Roger P. Averill

BENTON – Roger P. Averill, 89, left this vale of tears on April 2, 2023 at home with his family by his side. He was born on Sept. 28, 1933 at the old Waterville Osteopathic Hospital to Charles I., and Edna M. Soule Averill of Benton.

He attended grade schools in Benton and graduated from Lawrence High School in 1952. While in high school he was a member of the Future Farmers of America. He received the Star State Farmer Degree in 1951. While attending high school he was a dairy farmer, having a herd of 15 Jersey cows. He continued farming until 1960 when he went to work at Diamond Match in Oakland. He worked there for over 30 years and worked his way up to a foreman. When the mill closed, he was sent to Minnesota and North Carolina as a consultant for the mills there. After that he became employed as a Boiler Operator at Thayer Hospital and retired from Thayer in 1995.

While at Diamond Match he met and married Rachel Curtis on March 5, 1961 and they celebrated their 57th wedding anniversary in 2018.

In 1984 he built Averill’s Mobile Home Park in Benton which is still in operation. He also owned Rocky Heritage Nursery and Gift Shop in Benton for many years.

He was Chairman of the Benton Municipal Planning Board for many years and then Vice Chairman. He gave up those positions as he didn’t feel he had the time it required to dedicate to them and stepped down to a regular member of the board. He was also on the Executive Board of the Kennebec Valley Council of Governments and Revolving Loan Fund Committee, retiring from those positions in 2014. He was a member of the Benton Town Budget Committee. Also, the Cemetery Committee and Library Committee for a short time.

For many years he met monthly during the spring, summer and fall with his high school classmates of ’52 for supper at many restaurants in surrounding areas.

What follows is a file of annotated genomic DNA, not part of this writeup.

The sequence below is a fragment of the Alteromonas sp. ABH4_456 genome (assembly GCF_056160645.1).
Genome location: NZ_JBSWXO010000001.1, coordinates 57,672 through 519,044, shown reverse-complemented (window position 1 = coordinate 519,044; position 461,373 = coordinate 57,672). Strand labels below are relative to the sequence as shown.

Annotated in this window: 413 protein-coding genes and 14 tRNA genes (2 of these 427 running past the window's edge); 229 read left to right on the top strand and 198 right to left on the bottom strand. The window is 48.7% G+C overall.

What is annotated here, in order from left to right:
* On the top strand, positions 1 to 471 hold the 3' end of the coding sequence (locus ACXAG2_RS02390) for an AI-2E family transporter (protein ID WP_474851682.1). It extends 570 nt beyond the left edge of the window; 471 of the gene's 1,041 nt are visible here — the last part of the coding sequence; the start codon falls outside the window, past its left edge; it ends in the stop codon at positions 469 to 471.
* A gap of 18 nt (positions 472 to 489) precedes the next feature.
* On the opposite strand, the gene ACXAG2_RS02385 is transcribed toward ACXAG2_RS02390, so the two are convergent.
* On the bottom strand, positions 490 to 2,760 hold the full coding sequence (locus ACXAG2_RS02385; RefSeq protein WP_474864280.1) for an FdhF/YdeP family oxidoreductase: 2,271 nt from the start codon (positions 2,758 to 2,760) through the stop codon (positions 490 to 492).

In spite of having two strokes in 2005 he was still able to work in the woods with his tractor, chain saw and bulldozer and haul logs to several log yards with his son, Lewis Schoenig.

He loved flowers and was always planting something new. He enjoyed the livestock that his son Lou kept in the pastures when he was no longer able to run the farm himself. He also loved going to the coast at Bar Harbor in the fifth wheel camper, with his wife. Having a site right on the ocean, he enjoyed walking the beach and showing his grandchildren and great-grandchildren the sea life from under the seaweed. It always put a smile on his face to see the big oak shade tree and the flowers he had planted at that site. Feeding the seagulls bread and giving the chipmunks sunflower seed and peanuts in the shells by the bowl full was a pleasure for him to watch. The chipmunks would come up and eat out of his hand.

He had a fondness for Fryeburg Fair and was a lifetime member. Most of his time was spent in the horse and oxen pulling arena with Cyanne and Lou although he liked walking the fairgrounds and seeing what the vendors had for sale. He was very fond of steak bombs, dough boys, pizzas, fries and apple strudel with ice cream. He never missed a year, until 2012 while on his way to Fryeburg, his truck caught fire. While at Fryeburg he made a yearly trip to New Hampshire where he liked to shop at the Christmas Loft, Barton and Reid Gift Shop and the Chocolate Factory. Sweets was his passion and he would often eat his desserts before his main meal.

He was predeceased by his parents; his wife; and a brother, John, of Winslow.

Survivors include a daughter, Susan Schoenig and husband Lewis Schoenig, daughter, Bonnie Averill of Waterville and a stepdaughter, Deborah Green; grandchildren, Cyanne Schoenig and Jordan Thornhill.

Roger would like to thank Cyanne Schoenig for living with him for the last five years and helping him at home. A special thank you to Susan and Lewis Schoenig for assisting with the mobile home park, home care and anything he needed, and Bonnie Averill for assisting with homecare. Because of his families care he was able to stay in his home of 89 years until he passed. A thank you to Maine General hospice and Dr. Webb for their care of Roger in his time of need.

Following cremation there will be no funeral services or celebration of life at his request. Roger stated his true family saw him every day and weekly and called him on the phone and with his facebook. Roger said everyone that loved him visited and spent time with him at the home where he lived and passed away. He and his wife’s ashes will be placed in one urn and they will be buried together at their family cemetery in Benton on the home place where they lived.

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